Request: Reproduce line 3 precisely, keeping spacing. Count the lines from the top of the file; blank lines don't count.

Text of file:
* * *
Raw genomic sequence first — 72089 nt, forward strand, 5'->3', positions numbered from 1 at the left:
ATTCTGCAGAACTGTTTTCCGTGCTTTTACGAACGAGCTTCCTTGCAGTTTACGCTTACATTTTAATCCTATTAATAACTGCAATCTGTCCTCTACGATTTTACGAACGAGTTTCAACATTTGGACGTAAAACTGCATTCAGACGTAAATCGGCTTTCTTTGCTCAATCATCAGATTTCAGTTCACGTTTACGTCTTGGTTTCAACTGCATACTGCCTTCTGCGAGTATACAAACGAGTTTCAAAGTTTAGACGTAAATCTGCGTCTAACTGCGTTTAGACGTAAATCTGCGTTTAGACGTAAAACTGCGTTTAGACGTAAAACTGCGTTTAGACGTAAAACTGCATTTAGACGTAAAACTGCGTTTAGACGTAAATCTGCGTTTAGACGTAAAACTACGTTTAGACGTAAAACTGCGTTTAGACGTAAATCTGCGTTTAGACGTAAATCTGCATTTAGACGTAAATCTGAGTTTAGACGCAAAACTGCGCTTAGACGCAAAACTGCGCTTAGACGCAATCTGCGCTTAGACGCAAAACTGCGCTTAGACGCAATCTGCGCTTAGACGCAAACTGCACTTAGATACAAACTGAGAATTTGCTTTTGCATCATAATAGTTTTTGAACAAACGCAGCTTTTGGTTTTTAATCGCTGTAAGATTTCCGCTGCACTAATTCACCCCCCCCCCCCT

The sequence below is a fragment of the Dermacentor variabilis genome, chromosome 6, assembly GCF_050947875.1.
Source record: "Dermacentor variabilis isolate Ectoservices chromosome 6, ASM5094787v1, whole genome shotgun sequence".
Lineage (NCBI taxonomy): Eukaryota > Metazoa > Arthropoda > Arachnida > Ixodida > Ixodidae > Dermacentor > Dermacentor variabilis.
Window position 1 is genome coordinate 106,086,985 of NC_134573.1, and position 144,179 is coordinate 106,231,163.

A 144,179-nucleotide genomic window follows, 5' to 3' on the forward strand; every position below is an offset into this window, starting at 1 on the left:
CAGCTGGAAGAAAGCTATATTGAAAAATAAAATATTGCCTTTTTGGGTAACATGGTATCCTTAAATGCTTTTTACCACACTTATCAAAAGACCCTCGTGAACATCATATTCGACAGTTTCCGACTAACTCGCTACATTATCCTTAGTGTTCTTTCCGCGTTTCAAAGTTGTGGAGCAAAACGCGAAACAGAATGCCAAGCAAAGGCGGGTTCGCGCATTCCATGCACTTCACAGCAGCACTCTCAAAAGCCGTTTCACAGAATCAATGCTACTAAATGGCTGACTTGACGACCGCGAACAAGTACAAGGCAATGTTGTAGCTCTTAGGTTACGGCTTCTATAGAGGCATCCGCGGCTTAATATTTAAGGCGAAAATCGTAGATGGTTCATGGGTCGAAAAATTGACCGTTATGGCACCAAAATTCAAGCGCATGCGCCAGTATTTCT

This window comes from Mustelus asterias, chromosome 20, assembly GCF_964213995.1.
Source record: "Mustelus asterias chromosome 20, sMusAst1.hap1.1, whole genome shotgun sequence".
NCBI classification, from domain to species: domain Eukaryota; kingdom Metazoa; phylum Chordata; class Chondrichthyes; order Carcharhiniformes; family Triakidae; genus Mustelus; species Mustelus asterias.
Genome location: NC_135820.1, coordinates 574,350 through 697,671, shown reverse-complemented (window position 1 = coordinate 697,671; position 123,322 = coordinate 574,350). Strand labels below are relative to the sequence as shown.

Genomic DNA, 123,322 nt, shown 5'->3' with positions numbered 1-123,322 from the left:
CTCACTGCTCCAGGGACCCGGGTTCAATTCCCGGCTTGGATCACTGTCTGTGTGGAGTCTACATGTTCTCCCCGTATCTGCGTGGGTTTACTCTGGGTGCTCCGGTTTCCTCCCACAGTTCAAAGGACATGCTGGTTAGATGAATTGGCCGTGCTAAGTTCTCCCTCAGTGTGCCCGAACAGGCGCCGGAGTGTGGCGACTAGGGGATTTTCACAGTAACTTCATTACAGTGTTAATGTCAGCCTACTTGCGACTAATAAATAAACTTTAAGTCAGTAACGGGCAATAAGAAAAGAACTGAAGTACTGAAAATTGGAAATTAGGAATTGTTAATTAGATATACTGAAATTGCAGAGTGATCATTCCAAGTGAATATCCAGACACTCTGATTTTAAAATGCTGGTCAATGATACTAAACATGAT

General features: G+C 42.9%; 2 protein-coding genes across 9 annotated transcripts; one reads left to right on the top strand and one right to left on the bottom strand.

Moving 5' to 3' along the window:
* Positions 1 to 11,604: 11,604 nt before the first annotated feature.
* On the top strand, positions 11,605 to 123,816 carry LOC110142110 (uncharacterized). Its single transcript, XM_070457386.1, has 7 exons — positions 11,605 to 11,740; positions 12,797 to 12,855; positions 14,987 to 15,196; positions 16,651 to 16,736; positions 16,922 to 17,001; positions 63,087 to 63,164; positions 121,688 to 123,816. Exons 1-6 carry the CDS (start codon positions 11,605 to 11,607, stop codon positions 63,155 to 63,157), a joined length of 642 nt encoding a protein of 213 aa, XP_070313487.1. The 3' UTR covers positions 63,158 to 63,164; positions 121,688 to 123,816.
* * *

The sequence below is a fragment of the Dermacentor variabilis genome, chromosome 6, assembly GCF_050947875.1.